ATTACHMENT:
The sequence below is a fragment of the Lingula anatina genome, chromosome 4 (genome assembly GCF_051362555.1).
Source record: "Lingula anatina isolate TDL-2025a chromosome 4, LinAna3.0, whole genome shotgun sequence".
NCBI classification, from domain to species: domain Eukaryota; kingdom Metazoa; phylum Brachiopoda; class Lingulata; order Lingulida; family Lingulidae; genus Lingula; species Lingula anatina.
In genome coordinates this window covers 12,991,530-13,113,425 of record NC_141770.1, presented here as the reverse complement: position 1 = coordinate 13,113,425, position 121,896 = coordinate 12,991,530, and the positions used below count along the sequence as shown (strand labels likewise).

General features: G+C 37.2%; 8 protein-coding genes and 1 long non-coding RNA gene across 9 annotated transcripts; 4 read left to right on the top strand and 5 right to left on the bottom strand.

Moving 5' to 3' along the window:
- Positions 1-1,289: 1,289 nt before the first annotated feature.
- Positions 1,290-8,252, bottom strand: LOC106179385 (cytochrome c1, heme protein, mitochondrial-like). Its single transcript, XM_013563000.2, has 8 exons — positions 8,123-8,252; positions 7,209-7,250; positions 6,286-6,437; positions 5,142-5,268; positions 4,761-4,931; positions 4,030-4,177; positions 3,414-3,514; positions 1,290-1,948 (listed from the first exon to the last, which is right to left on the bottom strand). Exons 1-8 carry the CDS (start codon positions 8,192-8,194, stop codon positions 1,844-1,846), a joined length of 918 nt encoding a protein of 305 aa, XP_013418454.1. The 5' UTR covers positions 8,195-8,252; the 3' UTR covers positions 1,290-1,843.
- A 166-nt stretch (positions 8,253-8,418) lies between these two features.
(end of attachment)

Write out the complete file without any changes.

The sequence below is a fragment of the Lingula anatina genome, chromosome 4 (genome assembly GCF_051362555.1).
Source record: "Lingula anatina isolate TDL-2025a chromosome 4, LinAna3.0, whole genome shotgun sequence".
NCBI classification, from domain to species: domain Eukaryota; kingdom Metazoa; phylum Brachiopoda; class Lingulata; order Lingulida; family Lingulidae; genus Lingula; species Lingula anatina.
In genome coordinates this window covers 12,991,530-13,113,425 of record NC_141770.1, presented here as the reverse complement: position 1 = coordinate 13,113,425, position 121,896 = coordinate 12,991,530, and the positions used below count along the sequence as shown (strand labels likewise).

General features: G+C 37.2%; 8 protein-coding genes and 1 long non-coding RNA gene across 9 annotated transcripts; 4 read left to right on the top strand and 5 right to left on the bottom strand.

Moving 5' to 3' along the window:
- Positions 1-1,289: 1,289 nt before the first annotated feature.
- Positions 1,290-8,252, bottom strand: LOC106179385 (cytochrome c1, heme protein, mitochondrial-like). Its single transcript, XM_013563000.2, has 8 exons — positions 8,123-8,252; positions 7,209-7,250; positions 6,286-6,437; positions 5,142-5,268; positions 4,761-4,931; positions 4,030-4,177; positions 3,414-3,514; positions 1,290-1,948 (listed from the first exon to the last, which is right to left on the bottom strand). Exons 1-8 carry the CDS (start codon positions 8,192-8,194, stop codon positions 1,844-1,846), a joined length of 918 nt encoding a protein of 305 aa, XP_013418454.1. The 5' UTR covers positions 8,195-8,252; the 3' UTR covers positions 1,290-1,843.
- A 166-nt stretch (positions 8,253-8,418) lies between these two features.